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Med J Aust. 1991 Oct 7;155(7):446-51, 456.

Where people die in Victoria.

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  • 1Department of Psychiatry, University of Tasmania, Hobart.



To describe where deaths occur in Victoria and to determine to what extent the probability of dying in certain institutions is associated with cause of death and sociodemographic variables.


Descriptive study of death certificates and multivariate analysis of 7697 deaths that occurred in a three-month period in 1988.


The State of Victoria.


Cause of death, age, sex, marital status, and socioeconomic status.


Most deaths occurred in public hospitals (48%) followed by private homes (21%), nursing homes (14%) and private hospitals (9%). Only 2% of all deaths (90% from cancer) occurred in hospices. Women were more likely to die in a nursing home than were men (21% v. 8%) and less likely to die at home (17% v. 24%). The proportion of deaths increased with age in nursing homes and declined in private homes. Significant predictors of death in a public hospital were age and socioeconomic status; the probability diminished with increasing age and was lower for those in the upper third for socioeconomic status. Predictors for dying in a private home were age and marital status; the probability diminished with age and in the absence of a spouse.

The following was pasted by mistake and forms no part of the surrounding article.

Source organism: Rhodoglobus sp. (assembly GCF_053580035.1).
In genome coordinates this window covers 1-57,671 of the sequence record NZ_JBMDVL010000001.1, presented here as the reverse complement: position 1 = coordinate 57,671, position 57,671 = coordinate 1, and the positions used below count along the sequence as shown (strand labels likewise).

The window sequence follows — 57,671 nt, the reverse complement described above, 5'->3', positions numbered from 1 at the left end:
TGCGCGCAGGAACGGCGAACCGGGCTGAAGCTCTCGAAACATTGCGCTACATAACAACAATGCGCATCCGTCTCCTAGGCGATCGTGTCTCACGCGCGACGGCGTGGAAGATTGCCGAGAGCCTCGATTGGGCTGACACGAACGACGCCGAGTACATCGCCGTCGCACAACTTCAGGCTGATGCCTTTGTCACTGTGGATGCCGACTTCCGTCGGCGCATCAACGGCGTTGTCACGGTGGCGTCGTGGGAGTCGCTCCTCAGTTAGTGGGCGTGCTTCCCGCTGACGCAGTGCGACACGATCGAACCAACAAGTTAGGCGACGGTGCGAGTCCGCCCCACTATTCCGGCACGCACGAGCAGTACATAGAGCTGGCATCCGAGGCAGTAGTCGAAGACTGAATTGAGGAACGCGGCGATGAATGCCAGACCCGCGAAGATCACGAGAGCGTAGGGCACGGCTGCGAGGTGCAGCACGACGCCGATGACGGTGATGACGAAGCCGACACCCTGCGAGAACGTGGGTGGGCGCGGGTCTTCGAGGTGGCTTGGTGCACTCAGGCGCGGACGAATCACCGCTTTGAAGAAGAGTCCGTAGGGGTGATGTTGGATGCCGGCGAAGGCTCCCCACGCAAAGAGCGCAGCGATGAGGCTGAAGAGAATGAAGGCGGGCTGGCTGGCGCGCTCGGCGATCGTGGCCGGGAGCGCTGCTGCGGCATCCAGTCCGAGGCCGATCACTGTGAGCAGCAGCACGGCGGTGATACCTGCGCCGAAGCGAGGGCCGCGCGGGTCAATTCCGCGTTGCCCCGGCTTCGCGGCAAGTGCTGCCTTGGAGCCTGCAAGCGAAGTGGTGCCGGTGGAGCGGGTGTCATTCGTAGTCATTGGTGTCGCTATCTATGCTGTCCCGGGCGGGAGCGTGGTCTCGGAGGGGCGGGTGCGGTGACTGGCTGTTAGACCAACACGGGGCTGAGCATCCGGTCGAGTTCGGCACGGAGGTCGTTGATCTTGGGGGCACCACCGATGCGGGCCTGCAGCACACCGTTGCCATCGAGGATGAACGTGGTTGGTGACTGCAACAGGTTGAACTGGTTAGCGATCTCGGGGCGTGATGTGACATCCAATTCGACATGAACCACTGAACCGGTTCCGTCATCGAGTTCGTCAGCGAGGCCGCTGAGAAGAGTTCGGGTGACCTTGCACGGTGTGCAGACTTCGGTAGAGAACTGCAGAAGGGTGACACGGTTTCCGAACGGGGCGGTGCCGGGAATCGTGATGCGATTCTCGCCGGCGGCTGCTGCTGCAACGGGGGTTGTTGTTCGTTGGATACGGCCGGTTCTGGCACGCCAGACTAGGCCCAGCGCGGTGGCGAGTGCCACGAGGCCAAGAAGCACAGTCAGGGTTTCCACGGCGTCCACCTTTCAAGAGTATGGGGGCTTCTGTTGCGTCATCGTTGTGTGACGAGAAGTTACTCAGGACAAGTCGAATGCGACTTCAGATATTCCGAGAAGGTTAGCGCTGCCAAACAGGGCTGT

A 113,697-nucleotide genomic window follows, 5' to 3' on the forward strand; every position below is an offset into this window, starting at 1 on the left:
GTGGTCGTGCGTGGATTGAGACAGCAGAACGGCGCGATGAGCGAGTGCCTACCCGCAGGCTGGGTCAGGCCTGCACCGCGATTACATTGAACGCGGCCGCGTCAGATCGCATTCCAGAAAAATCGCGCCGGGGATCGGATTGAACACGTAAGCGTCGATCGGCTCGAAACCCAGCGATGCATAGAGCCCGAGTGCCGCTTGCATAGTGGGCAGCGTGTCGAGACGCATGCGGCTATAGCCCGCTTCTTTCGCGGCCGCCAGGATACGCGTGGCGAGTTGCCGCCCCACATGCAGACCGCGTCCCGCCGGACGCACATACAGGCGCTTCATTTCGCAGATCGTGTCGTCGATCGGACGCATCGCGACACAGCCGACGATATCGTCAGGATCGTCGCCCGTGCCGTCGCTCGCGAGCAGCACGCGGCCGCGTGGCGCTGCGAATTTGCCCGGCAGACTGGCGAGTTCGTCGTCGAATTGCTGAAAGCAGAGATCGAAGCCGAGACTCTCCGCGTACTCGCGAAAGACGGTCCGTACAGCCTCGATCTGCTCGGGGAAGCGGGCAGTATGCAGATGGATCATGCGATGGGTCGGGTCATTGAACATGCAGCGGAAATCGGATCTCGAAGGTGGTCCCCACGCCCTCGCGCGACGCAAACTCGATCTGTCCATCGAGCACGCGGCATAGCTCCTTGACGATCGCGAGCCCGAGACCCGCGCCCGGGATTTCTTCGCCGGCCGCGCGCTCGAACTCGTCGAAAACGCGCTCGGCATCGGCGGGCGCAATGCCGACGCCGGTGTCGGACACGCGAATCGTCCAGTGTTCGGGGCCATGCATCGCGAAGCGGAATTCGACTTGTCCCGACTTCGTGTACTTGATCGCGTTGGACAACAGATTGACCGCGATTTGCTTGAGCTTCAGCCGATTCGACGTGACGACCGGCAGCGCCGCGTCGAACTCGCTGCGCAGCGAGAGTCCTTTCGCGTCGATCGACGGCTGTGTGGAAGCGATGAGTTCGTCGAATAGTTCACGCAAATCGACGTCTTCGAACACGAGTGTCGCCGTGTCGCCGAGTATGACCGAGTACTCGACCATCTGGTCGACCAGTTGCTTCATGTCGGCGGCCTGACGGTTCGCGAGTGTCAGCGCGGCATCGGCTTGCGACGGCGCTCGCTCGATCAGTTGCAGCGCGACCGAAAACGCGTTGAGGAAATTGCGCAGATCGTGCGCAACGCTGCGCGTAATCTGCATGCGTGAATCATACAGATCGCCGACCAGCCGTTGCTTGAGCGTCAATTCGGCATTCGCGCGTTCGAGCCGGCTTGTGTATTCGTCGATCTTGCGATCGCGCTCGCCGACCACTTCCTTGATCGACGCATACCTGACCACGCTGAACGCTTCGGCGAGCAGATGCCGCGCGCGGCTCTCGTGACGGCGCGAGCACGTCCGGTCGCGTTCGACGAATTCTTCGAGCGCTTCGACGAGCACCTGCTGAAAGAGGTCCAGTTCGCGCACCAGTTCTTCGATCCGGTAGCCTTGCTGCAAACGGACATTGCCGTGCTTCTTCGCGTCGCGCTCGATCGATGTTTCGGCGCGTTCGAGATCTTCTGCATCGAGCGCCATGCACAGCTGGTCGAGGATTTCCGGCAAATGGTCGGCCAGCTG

Death as a hospice inpatient is comparatively rare in Victoria and the impact of hospice outpatient or domiciliary care on dying at home has yet to be established. Should death at home become a preferred option, the presence and ability of a spouse or other caregiver will be a significant factor.

[PubMed - indexed for MEDLINE]
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